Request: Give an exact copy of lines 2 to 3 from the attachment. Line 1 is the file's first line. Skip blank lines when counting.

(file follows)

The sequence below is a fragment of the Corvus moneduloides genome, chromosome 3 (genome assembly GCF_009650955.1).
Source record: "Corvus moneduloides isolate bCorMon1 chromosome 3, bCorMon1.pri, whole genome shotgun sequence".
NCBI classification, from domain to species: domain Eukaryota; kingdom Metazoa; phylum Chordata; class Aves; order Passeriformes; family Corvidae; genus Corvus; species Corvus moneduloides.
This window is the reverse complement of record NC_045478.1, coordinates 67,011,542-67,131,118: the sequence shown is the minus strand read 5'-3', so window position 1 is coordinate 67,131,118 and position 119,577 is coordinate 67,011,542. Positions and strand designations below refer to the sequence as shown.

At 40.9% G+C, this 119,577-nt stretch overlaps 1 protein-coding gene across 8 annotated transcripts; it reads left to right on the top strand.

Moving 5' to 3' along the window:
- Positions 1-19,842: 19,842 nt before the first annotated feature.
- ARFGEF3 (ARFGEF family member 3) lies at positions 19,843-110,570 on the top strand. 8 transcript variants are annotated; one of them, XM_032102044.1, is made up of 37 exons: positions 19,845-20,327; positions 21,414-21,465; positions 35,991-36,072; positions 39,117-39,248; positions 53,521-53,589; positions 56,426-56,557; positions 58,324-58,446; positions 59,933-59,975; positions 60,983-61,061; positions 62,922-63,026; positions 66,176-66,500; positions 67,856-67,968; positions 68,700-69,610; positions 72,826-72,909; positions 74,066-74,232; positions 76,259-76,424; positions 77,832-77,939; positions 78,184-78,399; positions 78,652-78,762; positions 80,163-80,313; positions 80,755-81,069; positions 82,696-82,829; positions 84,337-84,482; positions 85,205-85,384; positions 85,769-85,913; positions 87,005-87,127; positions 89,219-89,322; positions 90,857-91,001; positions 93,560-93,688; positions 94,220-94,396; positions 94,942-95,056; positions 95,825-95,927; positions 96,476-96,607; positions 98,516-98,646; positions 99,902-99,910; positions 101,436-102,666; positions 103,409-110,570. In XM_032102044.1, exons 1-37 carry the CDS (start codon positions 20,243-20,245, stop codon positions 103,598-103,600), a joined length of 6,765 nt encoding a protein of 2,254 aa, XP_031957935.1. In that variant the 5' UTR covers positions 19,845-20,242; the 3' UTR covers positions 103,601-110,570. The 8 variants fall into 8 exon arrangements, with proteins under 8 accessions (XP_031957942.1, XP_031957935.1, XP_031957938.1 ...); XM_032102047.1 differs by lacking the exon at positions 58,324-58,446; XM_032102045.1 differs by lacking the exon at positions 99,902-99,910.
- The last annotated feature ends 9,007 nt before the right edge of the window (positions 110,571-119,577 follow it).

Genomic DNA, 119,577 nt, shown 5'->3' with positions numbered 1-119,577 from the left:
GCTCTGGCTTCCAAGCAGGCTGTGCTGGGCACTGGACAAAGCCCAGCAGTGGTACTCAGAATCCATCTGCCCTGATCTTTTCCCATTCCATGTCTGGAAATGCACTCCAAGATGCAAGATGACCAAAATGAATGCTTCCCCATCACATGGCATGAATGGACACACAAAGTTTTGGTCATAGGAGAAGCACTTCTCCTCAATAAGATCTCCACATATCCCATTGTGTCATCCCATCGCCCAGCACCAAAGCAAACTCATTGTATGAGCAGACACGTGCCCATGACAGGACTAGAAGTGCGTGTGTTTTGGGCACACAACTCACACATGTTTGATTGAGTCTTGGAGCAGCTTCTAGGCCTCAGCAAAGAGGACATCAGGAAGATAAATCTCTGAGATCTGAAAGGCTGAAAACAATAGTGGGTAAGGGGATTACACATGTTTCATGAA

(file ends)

Source record: "Corvus moneduloides isolate bCorMon1 chromosome 3, bCorMon1.pri, whole genome shotgun sequence".
NCBI classification, from domain to species: domain Eukaryota; kingdom Metazoa; phylum Chordata; class Aves; order Passeriformes; family Corvidae; genus Corvus; species Corvus moneduloides.